Yes, study groups. Now, I don’t have any research evidence for this one. This is personal anecdote, from my own experience as a teacher. The problem with study groups, as I see it, is that often they’ve got nothing to do with studying. Study groups are, in fact, social groups. As social groups, they work brilliantly, but as a way of getting information firmly encoded into long-term memory, they’re awful. If a student really, really, really, really, really wants to be a part of a study group, then the first thing that needs to happen is a name change. Stop calling them study groups, instead call them testing groups. At least then there’s a chance, slim maybe, that some retrieval practice will take place.

Is there anything else I need to know about retrieval practice? Any further tips?

Yes, these:

1. The first retrieval practice needs to happen as soon as possible. We forget things very quickly so begin the encoding process right away.

2. Retrieval practice is most powerful when it is spaced over time (spaced retrieval). So keep on finding opportunities for students to retrieve previously taught material.

3. Make sure that the student sees the correct answer after the retrieval activity. It is not enough for them to simply know whether they got it right or wrong

4. If the test has an error option (multiple choice, true/false questions) wrong answers may be viewed as being correct. So do point 3!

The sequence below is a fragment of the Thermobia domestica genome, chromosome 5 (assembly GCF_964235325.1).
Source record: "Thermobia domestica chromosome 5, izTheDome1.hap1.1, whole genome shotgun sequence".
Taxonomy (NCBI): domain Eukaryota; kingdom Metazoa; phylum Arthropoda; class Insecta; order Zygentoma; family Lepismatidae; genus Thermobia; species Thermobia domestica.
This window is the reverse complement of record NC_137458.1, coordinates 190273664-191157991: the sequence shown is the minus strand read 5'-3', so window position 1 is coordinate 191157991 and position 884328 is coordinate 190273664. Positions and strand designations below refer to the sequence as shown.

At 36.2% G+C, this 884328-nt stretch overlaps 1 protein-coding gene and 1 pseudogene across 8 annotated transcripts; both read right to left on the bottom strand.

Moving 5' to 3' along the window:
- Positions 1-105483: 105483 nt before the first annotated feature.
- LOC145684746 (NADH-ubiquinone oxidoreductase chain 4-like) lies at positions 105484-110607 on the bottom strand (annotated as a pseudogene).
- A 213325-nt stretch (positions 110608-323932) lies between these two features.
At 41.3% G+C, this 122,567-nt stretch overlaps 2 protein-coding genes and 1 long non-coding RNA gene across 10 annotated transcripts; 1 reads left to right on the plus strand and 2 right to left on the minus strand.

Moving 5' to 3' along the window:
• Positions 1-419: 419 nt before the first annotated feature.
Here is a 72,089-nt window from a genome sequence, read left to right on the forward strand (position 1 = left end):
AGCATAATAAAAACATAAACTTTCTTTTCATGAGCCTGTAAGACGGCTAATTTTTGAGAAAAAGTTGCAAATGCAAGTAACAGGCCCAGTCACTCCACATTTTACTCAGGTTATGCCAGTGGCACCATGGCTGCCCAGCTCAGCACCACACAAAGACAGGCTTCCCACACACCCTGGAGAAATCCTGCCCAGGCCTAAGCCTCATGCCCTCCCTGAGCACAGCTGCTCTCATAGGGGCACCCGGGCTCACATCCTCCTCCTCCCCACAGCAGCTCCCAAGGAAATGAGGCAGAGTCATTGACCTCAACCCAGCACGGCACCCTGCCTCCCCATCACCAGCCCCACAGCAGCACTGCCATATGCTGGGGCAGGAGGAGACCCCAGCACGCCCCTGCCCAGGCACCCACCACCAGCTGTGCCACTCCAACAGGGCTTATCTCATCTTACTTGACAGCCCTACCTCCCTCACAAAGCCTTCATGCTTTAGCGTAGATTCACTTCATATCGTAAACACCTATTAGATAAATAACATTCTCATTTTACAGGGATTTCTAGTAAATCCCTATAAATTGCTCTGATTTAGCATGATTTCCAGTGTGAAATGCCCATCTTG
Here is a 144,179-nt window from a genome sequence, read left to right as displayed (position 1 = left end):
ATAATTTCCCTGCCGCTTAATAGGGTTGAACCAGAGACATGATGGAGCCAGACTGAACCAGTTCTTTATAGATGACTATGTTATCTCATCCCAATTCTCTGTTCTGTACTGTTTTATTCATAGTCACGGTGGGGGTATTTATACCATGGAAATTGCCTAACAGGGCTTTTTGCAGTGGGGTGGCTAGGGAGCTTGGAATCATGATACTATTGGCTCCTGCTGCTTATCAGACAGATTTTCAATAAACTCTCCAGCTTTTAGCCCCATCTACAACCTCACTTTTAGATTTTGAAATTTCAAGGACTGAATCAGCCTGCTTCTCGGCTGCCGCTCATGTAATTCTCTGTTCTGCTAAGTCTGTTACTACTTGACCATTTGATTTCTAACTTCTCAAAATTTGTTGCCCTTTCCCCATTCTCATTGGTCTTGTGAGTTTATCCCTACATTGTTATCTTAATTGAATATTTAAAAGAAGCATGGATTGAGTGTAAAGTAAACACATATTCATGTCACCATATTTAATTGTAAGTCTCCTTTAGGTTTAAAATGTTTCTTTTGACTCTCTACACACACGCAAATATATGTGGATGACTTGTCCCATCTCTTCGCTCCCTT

5. Retrieval practice gets easier over time. So keep adding in extra difficulty (e.g. more items, more complexity, higher success criteria, less time). But …

6. Don’t make it too difficult. Difficulty is desirable, but it has to be achievable difficulty. If it’s too hard the students won’t engage.

7. If a student makes a mistake during retrieval practice, good! But the mistake cannot stand. They need to try again until they get it right.

8. Tell the students that if retrieval practice hurts their heads, then that means they’re doing it right: ‘no mental pain, no mental gain’.

9. Aim for low stakes or no stakes and inject a bit of fun. Students need to feel free to make mistakes.

10. Draw the students’ attention to the progress they’re making – increased mastery is a great motivator.

How do I find out more about retrieval practice?

There’s an increasing amount of material on the internet – type ‘retrieval practice’ into Google and see what you come up with. A particularly good website is The Learning Scientists – aka Drs Yana Weinstein and Megan Sumeracki. They also have a very good podcast.

Is that it?

Well, there’s one other thing I wanted to say, but for the life of me I can’t remember what. Blast! I should have done some spaced retrieval. Practise what you preach, Robin, practise what you preach.


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Belluck, P. (2011). “Test-Taking Cements Knowledge Better Than Studying, Researchers Say.” Nytimes.com. January 21, 2011. Available here

Karpicke, J.D & Bauernschmidt, A (2011). “Spaced retrieval: Absolute spacing enhances learning regardless of relative spacing.” Journal of Experimental Psychology: Learning, Memory, and Cognition 37(5), 1250-1257

Karpicke, J.D & Roediger, H.L (2008). “The critical importance of retrieval for learning.” Science. 319 (5865): 966–968. Available here

Metcalfe, J (2016). “Learning from Errors.” Annual Review of Psychology, Vol. 68, pp. 465-489. Available here

 Pyc, M.A & Rawson, K.A (2009). “Testing the retrieval effort hypothesis: Does greater difficulty correctly recalling information lead to higher levels of memory?” Journal of Memory and Language. 60(4): 437–447. Available here

Willingham, D. T. (2009). “Why don’t students like school? A cognitive scientist answers questions about how the mind works and what it means for the classroom.” San Francisco, CA, US: Jossey-Bass.